What to Wear
During a summer visit to Yellowstone, you should bring comfortable, outdoor clothing, that you can easily layer on and remove. Because Yellowstone National Park sits a mile above sea level on average, you should expect cold nights, no matter season you are visiting in. Be sure to bring a warm jacket or a fleece, and a rain jacket -- weather in the park can be unpredictable!
If you plan to swim in one of the park's countless rivers, hot springs, or go whitewater rafting, consider bringing water shoes. The rivers are rocky and can be uncomfortable to walk in barefoot. Otherwise, make sure to bring comfortable, closed-toe shoes for any hiking you may do.
If you are traveling to the park in the winter, anticipate severe and colder weather. This means bringing a heavy waterproof jacket, and wearing wool or other insulating clothing underneath. If you are planning to do any snow sports, dress appropriately, and wear synthetic, fast-drying material as your first layer. This way, if you sweat, the clothing will dry quickly and you will stay warm.
Because of the reflective qualities of the snow, also bring a pair of sunglasses. Make sure to take a long a set of gloves and a hat, too.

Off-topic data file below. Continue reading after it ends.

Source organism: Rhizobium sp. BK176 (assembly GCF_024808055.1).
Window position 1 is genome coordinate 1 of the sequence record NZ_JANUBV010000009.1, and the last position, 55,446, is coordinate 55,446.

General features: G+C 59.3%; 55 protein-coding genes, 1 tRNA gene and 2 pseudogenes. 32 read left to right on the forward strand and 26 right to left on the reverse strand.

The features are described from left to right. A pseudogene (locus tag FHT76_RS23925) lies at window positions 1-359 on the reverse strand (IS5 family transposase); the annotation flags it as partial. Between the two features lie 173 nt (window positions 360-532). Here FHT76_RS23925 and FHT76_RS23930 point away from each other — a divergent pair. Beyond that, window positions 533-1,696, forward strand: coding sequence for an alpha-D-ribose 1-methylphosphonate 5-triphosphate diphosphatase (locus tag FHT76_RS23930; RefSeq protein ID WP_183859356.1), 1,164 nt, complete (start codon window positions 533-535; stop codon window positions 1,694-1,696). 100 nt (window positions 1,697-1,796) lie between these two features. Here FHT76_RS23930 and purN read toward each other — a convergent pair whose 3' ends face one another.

What to Bring
As with visiting any national park, it is better to be prepared. Make sure to pack a good water bottle, binoculars, a small day backpack if you are hiking, and of course, bring your camera! If you plan on leaving the main tourist areas in the park, or camping overnight, it is also recommended that you bring a first aid kit and carry bear spray.
Yellowstone has a variety of recreational activities. Some of the most popular include:
- Horseback riding
- Llama trekking
- Wildlife observation
- Cross-country skiing
More than Meets the Eye
While the most obvious attractions of Yellowstone are physical, the park also has a rich and fascinating history. One of the benefits of taking a group tour of Yellowstone is that your guide will be able to tell you, in detail, about it. If you are interested in learning about the Native American tribes who battled and conducted pow wows in and around the National Park, consider taking a culture-based trip. Go see the Crazy Horse Memorial, tour a Native American art exposition, and even meet local tribe members.
Guided tours often go outside the park to explore the history of the region. A historical tour will guarantee you the opporunity to learn about it. For example, visit old Wild West towns and learn about important figures like Buffalo Bill and Calamity Jane, or take a short drive to see the infamous Mount Rushmore.
How safe is Yellowstone?
Many visitors to Yellowstone are alarmed when they first read that bear spray is recommended within the park. Despite this recommendation, the probability of a bear attack is very low -- many more visitors have been injured trying to get close to the geysers than by all interactions with wildlife combined!
With that being said, Yellowstone is an uncontrolled environment. In order to remain safe, keep to your common sense, properly dispose of all of your garbage (especially if camping), and do not feed or harass the animals.